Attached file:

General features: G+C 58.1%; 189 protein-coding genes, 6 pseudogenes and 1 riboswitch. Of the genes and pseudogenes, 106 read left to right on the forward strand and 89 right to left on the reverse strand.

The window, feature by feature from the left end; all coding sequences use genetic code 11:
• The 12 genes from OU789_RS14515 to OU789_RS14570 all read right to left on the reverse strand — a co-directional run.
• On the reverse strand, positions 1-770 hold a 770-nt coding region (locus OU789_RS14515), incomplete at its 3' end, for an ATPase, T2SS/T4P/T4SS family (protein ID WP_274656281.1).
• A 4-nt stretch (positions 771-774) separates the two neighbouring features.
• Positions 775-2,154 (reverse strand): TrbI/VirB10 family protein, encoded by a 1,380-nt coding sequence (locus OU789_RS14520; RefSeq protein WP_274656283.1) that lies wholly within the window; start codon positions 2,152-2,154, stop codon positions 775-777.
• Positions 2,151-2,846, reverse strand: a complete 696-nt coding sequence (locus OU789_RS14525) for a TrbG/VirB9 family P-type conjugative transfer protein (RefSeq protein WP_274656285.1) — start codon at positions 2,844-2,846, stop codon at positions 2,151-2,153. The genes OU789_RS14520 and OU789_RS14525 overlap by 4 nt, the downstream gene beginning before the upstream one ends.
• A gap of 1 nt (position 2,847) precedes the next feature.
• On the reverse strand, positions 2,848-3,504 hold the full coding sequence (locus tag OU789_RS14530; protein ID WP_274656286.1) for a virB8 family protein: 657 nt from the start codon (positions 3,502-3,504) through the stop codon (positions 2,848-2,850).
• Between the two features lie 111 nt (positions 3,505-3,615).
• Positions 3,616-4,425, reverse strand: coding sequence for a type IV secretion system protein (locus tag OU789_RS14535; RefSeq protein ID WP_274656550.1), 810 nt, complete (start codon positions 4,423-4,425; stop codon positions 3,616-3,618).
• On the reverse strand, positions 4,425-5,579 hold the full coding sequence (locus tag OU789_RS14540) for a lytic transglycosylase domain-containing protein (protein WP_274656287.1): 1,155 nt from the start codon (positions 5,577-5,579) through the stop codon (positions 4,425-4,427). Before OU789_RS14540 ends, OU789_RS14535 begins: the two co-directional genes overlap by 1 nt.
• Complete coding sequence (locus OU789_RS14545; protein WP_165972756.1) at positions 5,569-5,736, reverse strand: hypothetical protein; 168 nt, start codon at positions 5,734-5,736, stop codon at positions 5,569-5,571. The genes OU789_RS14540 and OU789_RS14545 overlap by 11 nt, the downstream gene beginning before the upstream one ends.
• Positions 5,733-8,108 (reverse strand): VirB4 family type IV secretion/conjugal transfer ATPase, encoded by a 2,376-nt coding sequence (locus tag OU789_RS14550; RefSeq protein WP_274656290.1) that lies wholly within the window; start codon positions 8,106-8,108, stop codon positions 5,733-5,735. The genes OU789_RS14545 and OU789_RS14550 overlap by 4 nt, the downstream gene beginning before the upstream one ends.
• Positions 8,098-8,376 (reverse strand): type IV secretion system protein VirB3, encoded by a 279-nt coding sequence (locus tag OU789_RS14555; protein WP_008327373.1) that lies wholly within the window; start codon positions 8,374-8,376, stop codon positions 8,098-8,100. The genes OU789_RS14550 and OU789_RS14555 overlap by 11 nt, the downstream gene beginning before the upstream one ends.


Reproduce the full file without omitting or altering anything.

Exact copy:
General features: G+C 58.1%; 189 protein-coding genes, 6 pseudogenes and 1 riboswitch. Of the genes and pseudogenes, 106 read left to right on the forward strand and 89 right to left on the reverse strand.

The window, feature by feature from the left end; all coding sequences use genetic code 11:
• The 12 genes from OU789_RS14515 to OU789_RS14570 all read right to left on the reverse strand — a co-directional run.
• On the reverse strand, positions 1-770 hold a 770-nt coding region (locus OU789_RS14515), incomplete at its 3' end, for an ATPase, T2SS/T4P/T4SS family (protein ID WP_274656281.1).
• A 4-nt stretch (positions 771-774) separates the two neighbouring features.
• Positions 775-2,154 (reverse strand): TrbI/VirB10 family protein, encoded by a 1,380-nt coding sequence (locus OU789_RS14520; RefSeq protein WP_274656283.1) that lies wholly within the window; start codon positions 2,152-2,154, stop codon positions 775-777.
• Positions 2,151-2,846, reverse strand: a complete 696-nt coding sequence (locus OU789_RS14525) for a TrbG/VirB9 family P-type conjugative transfer protein (RefSeq protein WP_274656285.1) — start codon at positions 2,844-2,846, stop codon at positions 2,151-2,153. The genes OU789_RS14520 and OU789_RS14525 overlap by 4 nt, the downstream gene beginning before the upstream one ends.
• A gap of 1 nt (position 2,847) precedes the next feature.
• On the reverse strand, positions 2,848-3,504 hold the full coding sequence (locus tag OU789_RS14530; protein ID WP_274656286.1) for a virB8 family protein: 657 nt from the start codon (positions 3,502-3,504) through the stop codon (positions 2,848-2,850).
• Between the two features lie 111 nt (positions 3,505-3,615).
• Positions 3,616-4,425, reverse strand: coding sequence for a type IV secretion system protein (locus tag OU789_RS14535; RefSeq protein ID WP_274656550.1), 810 nt, complete (start codon positions 4,423-4,425; stop codon positions 3,616-3,618).
• On the reverse strand, positions 4,425-5,579 hold the full coding sequence (locus tag OU789_RS14540) for a lytic transglycosylase domain-containing protein (protein WP_274656287.1): 1,155 nt from the start codon (positions 5,577-5,579) through the stop codon (positions 4,425-4,427). Before OU789_RS14540 ends, OU789_RS14535 begins: the two co-directional genes overlap by 1 nt.
• Complete coding sequence (locus OU789_RS14545; protein WP_165972756.1) at positions 5,569-5,736, reverse strand: hypothetical protein; 168 nt, start codon at positions 5,734-5,736, stop codon at positions 5,569-5,571. The genes OU789_RS14540 and OU789_RS14545 overlap by 11 nt, the downstream gene beginning before the upstream one ends.
• Positions 5,733-8,108 (reverse strand): VirB4 family type IV secretion/conjugal transfer ATPase, encoded by a 2,376-nt coding sequence (locus tag OU789_RS14550; RefSeq protein WP_274656290.1) that lies wholly within the window; start codon positions 8,106-8,108, stop codon positions 5,733-5,735. The genes OU789_RS14545 and OU789_RS14550 overlap by 4 nt, the downstream gene beginning before the upstream one ends.
• Positions 8,098-8,376 (reverse strand): type IV secretion system protein VirB3, encoded by a 279-nt coding sequence (locus tag OU789_RS14555; protein WP_008327373.1) that lies wholly within the window; start codon positions 8,374-8,376, stop codon positions 8,098-8,100. The genes OU789_RS14550 and OU789_RS14555 overlap by 11 nt, the downstream gene beginning before the upstream one ends.